A LETTER FROM THE EDITOR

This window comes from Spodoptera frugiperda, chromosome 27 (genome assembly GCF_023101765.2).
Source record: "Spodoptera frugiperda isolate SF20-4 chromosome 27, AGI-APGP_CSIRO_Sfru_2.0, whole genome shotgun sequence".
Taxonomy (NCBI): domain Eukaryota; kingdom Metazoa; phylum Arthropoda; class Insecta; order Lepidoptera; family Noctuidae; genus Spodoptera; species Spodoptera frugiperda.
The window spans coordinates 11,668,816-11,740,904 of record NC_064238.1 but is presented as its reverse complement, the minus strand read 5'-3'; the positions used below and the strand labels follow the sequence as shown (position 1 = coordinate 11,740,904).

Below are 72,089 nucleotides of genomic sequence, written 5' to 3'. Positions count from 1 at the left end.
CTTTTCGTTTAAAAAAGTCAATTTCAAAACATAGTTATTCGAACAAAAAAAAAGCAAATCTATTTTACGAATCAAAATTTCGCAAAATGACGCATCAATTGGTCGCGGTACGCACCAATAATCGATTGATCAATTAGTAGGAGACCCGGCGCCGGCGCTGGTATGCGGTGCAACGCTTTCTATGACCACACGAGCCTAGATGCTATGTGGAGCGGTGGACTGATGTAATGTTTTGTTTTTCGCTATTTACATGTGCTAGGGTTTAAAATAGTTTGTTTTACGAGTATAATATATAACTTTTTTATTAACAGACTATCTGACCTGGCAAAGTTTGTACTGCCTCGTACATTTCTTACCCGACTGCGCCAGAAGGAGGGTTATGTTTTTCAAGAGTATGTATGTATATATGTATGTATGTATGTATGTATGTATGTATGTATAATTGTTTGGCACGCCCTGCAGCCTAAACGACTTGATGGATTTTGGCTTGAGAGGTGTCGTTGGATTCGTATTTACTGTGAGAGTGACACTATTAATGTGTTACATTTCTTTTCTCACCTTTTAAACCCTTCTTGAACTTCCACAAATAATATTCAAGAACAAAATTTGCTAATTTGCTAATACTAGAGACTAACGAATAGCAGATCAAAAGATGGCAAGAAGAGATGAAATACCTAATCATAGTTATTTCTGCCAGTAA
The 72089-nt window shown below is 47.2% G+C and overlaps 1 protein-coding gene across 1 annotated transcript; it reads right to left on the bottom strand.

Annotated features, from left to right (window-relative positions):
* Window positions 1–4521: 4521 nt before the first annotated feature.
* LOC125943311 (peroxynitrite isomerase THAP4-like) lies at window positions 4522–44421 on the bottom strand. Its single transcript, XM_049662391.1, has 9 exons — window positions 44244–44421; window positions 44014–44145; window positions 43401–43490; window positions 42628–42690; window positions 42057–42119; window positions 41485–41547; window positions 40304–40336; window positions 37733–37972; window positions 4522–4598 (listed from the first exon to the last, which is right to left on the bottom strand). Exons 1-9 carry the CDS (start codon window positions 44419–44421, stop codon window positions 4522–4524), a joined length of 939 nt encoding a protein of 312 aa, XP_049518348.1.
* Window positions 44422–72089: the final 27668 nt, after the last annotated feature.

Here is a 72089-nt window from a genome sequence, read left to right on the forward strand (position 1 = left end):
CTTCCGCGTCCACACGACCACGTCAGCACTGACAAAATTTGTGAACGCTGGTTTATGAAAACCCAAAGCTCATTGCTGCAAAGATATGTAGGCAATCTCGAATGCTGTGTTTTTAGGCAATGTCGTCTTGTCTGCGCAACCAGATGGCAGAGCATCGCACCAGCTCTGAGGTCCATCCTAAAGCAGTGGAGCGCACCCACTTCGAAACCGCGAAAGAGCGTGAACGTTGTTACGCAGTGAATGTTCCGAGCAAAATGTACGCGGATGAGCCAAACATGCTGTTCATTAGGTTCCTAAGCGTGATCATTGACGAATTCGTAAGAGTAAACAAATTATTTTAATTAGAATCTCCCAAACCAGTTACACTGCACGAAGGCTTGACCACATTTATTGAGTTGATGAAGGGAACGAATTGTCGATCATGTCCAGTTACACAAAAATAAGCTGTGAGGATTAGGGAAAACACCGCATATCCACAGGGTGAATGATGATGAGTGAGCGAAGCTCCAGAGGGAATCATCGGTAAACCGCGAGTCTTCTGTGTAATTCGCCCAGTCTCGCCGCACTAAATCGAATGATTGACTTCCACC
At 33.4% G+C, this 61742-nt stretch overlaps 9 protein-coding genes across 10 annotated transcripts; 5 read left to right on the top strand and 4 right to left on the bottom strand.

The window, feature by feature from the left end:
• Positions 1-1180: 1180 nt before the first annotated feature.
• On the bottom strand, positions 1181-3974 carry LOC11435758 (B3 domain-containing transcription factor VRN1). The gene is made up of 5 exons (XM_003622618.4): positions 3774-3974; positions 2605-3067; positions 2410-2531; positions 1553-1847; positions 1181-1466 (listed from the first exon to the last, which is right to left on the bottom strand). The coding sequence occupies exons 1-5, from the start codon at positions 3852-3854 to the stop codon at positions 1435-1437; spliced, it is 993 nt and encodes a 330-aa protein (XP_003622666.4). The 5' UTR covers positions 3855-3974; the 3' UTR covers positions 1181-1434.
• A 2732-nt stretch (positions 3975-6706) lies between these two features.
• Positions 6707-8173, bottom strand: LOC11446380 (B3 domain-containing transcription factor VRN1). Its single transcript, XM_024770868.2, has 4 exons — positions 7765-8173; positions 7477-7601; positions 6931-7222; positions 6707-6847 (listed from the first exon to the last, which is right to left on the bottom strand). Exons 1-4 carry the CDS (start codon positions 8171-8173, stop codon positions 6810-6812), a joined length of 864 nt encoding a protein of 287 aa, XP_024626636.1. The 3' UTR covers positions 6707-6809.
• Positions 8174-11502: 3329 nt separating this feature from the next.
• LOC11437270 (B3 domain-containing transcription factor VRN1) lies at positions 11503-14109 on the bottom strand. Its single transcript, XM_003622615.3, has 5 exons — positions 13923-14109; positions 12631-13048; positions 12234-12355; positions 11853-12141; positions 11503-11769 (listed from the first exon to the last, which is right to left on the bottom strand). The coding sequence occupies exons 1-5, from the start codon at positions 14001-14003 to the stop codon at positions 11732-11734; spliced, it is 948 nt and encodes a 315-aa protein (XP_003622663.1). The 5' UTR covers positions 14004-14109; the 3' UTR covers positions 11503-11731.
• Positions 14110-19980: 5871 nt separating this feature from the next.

My name is Ayden Adeyanju-Jackson, and I am a third year Queen’s student majoring in Global Development studies, and minoring in Politics. Race and class were two aspects of my intersectionality that significantly shaped my experiences growing up. Inherently, as socioeconomically disadvantaged, racialized individual, I was excluded directly by financial constraints and conscious racial ignorance, but also indirectly by unconscious biases relating to racial and class-based stereotypes. Indeed, these experiences were more pronounced when I arrived at Queen’s in the Fall of 2019, where a racially homogenous, Eurocentric, and socio-economically affluent community showed me – directly and indirectly – that I do not unquestionably belong. Rather than being able to seamlessly integrate into the broad Queen’s community, some of my experiences in first year showed me that there are greater barriers and nuance to finding meaningful community at Queen’s for marginalized individuals. This realization was tough for me to come to terms with. Although I had many positive experiences at Queen’s, the systemic and regular nature of my negative racial and class experiences triggered a mentality shift, where I came to perceive Queen’s as a means to an end, rather than a place to safely learn, grow, and form relationships. Certainly, this was an unhealthy – yet natural – shift to have, but, this change is what has made my work this past summer at the Yellow House so rewarding. For the past 4 months, I have been creating an EDII Resource Toolkit with the purpose of empowering, building, celebrating, and supporting students in the Queer, Trans, Black, Indigenous and People of Colour communities on campus by making resources pertinent to them centralized and easily accessible. For ease of accessibility, the toolkit is organized by need, and contains categories relating to support in community building, wellness, finances, academics, and careers. Ideally, by making these resources visible, accessible, and relevant, marginalized students can avoid the same frustration and uncertainty that I did when trying to find community and support at Queen’s. In consultation with diverse stakeholders in the Queen’s community, this toolkit was made by YOU and for YOU, so you can thrive, rather than survive.